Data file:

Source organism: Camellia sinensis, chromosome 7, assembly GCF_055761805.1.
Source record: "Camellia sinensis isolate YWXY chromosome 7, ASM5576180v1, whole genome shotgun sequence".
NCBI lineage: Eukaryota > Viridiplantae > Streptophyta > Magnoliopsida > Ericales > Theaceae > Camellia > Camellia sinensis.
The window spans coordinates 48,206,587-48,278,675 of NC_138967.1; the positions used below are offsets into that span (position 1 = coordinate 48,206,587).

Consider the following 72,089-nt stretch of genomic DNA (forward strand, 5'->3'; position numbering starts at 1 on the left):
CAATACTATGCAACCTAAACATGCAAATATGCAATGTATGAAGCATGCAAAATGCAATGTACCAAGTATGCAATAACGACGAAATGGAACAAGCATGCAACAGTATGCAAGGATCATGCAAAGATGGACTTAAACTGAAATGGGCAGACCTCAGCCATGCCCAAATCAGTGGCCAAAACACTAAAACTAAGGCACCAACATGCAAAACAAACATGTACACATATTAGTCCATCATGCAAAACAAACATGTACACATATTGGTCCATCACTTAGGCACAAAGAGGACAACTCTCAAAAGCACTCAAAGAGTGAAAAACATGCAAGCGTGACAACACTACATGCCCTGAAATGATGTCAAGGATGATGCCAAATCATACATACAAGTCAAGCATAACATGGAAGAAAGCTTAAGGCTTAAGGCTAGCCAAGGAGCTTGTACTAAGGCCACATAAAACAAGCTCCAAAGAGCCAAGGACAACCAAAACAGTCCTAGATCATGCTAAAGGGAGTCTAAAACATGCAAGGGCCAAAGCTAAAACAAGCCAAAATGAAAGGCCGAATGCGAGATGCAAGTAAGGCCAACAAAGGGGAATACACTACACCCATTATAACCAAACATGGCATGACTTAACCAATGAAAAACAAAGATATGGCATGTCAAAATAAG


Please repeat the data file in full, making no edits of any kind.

Source organism: Camellia sinensis, chromosome 7, assembly GCF_055761805.1.
Source record: "Camellia sinensis isolate YWXY chromosome 7, ASM5576180v1, whole genome shotgun sequence".
NCBI lineage: Eukaryota > Viridiplantae > Streptophyta > Magnoliopsida > Ericales > Theaceae > Camellia > Camellia sinensis.
The window spans coordinates 48,206,587-48,278,675 of NC_138967.1; the positions used below are offsets into that span (position 1 = coordinate 48,206,587).

Consider the following 72,089-nt stretch of genomic DNA (forward strand, 5'->3'; position numbering starts at 1 on the left):
CAATACTATGCAACCTAAACATGCAAATATGCAATGTATGAAGCATGCAAAATGCAATGTACCAAGTATGCAATAACGACGAAATGGAACAAGCATGCAACAGTATGCAAGGATCATGCAAAGATGGACTTAAACTGAAATGGGCAGACCTCAGCCATGCCCAAATCAGTGGCCAAAACACTAAAACTAAGGCACCAACATGCAAAACAAACATGTACACATATTAGTCCATCATGCAAAACAAACATGTACACATATTGGTCCATCACTTAGGCACAAAGAGGACAACTCTCAAAAGCACTCAAAGAGTGAAAAACATGCAAGCGTGACAACACTACATGCCCTGAAATGATGTCAAGGATGATGCCAAATCATACATACAAGTCAAGCATAACATGGAAGAAAGCTTAAGGCTTAAGGCTAGCCAAGGAGCTTGTACTAAGGCCACATAAAACAAGCTCCAAAGAGCCAAGGACAACCAAAACAGTCCTAGATCATGCTAAAGGGAGTCTAAAACATGCAAGGGCCAAAGCTAAAACAAGCCAAAATGAAAGGCCGAATGCGAGATGCAAGTAAGGCCAACAAAGGGGAATACACTACACCCATTATAACCAAACATGGCATGACTTAACCAATGAAAAACAAAGATATGGCATGTCAAAATAAG